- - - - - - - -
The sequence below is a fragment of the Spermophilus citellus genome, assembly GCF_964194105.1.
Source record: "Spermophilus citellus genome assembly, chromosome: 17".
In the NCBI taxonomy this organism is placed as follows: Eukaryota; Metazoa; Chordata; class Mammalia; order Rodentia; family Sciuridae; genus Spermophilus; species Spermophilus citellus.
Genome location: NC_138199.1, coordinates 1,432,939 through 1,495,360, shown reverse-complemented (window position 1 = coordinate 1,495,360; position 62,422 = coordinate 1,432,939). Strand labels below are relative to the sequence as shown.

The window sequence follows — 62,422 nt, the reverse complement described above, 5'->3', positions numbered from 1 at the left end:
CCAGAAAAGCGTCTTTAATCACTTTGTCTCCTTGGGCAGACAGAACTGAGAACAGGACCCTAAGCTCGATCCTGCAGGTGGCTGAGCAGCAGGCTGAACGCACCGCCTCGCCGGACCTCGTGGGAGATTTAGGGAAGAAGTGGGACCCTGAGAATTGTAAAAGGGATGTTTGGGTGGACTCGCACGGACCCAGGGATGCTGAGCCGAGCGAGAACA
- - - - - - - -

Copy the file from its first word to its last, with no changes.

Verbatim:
The sequence below is a fragment of the Spermophilus citellus genome, assembly GCF_964194105.1.
Source record: "Spermophilus citellus genome assembly, chromosome: 17".
In the NCBI taxonomy this organism is placed as follows: Eukaryota; Metazoa; Chordata; class Mammalia; order Rodentia; family Sciuridae; genus Spermophilus; species Spermophilus citellus.
Genome location: NC_138199.1, coordinates 1,432,939 through 1,495,360, shown reverse-complemented (window position 1 = coordinate 1,495,360; position 62,422 = coordinate 1,432,939). Strand labels below are relative to the sequence as shown.

The window sequence follows — 62,422 nt, the reverse complement described above, 5'->3', positions numbered from 1 at the left end:
CCAGAAAAGCGTCTTTAATCACTTTGTCTCCTTGGGCAGACAGAACTGAGAACAGGACCCTAAGCTCGATCCTGCAGGTGGCTGAGCAGCAGGCTGAACGCACCGCCTCGCCGGACCTCGTGGGAGATTTAGGGAAGAAGTGGGACCCTGAGAATTGTAAAAGGGATGTTTGGGTGGACTCGCACGGACCCAGGGATGCTGAGCCGAGCGAGAACA